New crisis emerges as South Sudan refugees in Uganda hit one million

Unaccompanied minors who fled civil war in South Sudan at Imvepi settlement camp in northern Uganda. 22 June, 2017. [James Akena/Reuters]

With the one millionth South Sudanese refugee having entered Uganda this week, there is a desperate need for action by the EU, relief organisation World Vision says in a new study.

A total of 1.9 million refugees from South Sudan have fled conflict and streamed into neighbouring countries. As of August 2017, 1 million of those refugees have migrated to Uganda. A total of 62% of the refugees are children, 86% are woman and children.

Fighting persists in parts of South Sudan despite multiple ceasefire agreements. Rebel forces said on 15 August they had reclaimed their stronghold of Pagak in the northeast, less than a week after being pushed out by government forces.

Both sides have committed serious rights violations, including murder and rape, against civilians, according to UN investigators.

The UN officially confirmed today (17 August) that the number of South Sudanese refugees sheltering in Uganda has reached 1 million. Ugandan officials say they are overwhelmed by the flow of people fleeing South Sudan’s civil war and the UN refugee agency is urging the international community to donate more for humanitarian assistance.

Uganda, in particular, the West Nile region, has a long history of hosting refugees from the neighbouring countries of Democratic Republic of Congo (DRC), Sudan and the present-day South Sudan. Since 2014, Uganda has witnessed a continuous influx of South Sudanese refugees fleeing from violence and destruction. As of June 2017, the United Nations High Commissioner for Refugees (UNHCR) had registered more than 950,000 South Sudanese refugees (mainly women and children) in Uganda who are resettled into the various settlements in the countryside of Uganda.

World Vision, a Christian relief, development and advocacy organisation dedicated to working with children, families and communities worldwide, has been on the ground responding refugees in northern Uganda since 2014.

The 36-page study, for which 1,135 respondents have been interviewed, finds that food scarcity among the refugees and the host communities are driving prices of essential food items. Both communities have resulted in reducing meals and relying on less expensive foods to cope with the situation.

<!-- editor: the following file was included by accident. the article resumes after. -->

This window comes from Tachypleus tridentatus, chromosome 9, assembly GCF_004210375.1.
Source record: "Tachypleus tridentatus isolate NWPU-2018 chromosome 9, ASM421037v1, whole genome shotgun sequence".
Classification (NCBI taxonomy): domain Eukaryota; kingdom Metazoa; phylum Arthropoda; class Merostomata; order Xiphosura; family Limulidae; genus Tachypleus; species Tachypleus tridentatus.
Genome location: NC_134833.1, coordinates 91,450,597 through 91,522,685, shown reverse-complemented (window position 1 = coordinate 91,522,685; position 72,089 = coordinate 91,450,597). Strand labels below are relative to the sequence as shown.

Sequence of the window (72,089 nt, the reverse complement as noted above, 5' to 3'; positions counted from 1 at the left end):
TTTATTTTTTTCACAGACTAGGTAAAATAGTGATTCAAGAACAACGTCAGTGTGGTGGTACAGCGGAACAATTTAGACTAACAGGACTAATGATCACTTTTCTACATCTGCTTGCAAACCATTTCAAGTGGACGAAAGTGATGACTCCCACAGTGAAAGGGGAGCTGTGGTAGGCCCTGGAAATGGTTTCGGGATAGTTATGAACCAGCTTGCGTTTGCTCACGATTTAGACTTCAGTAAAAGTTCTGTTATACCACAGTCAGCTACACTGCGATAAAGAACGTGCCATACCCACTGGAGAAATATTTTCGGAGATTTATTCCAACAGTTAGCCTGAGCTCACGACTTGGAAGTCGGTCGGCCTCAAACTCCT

The majority of the refugees rely on food assistance for their livelihood. In total, 58% are not participating in any economic activity while 24% are engaged in farming activities by renting out land from the host communities.

Refugees are mainly concerned with a reduction in food distributed by the World Food Programme (WFP) while host communities are particularly worried about the scarcity of food in markets causing the inflation of prices of staples such as cassava flour, which has doubled in price since December 2016.

Both the host communities and refugees are mainly relying on firewood for cooking, creating competition for this shared resource.

Justin Byworth, World Vision Brussels’ Executive Director, commended Uganda as “leading the world” in their refugee response. But he warned that without EU assistance the situation will quickly get out of control.

“They [Uganda] provided refugee families with plots of land so that people can build homes and grow gardens. The EU and its member states must not wait for Uganda to reach a breaking point before stepping up support and increasing long term resources to support refugees and the communities hosting them,” Byworth said.

The World Vision official added: “More can be done to prevent the crisis from slipping into an irrecoverable state. The EU and its member states must continue to address the crisis and ensure protection of children, right to food, and economic developments are sustained for host communities and refugees.”

A fundraising summit hosted by Uganda in June raised only a fraction of the $2 billion that Ugandan officials have said is needed to sufficiently look after the refugees and the communities hosting them.

“This unhappy 1 million milestone must serve as a wake-up call to the international community that much more is needed from them,” Sarah Jackson, an Amnesty International official in the region, said in a statement Thursday. “With no resolution to the conflict in South Sudan in sight, refugees will continue to flee to Uganda and the humanitarian crisis will only escalate.”

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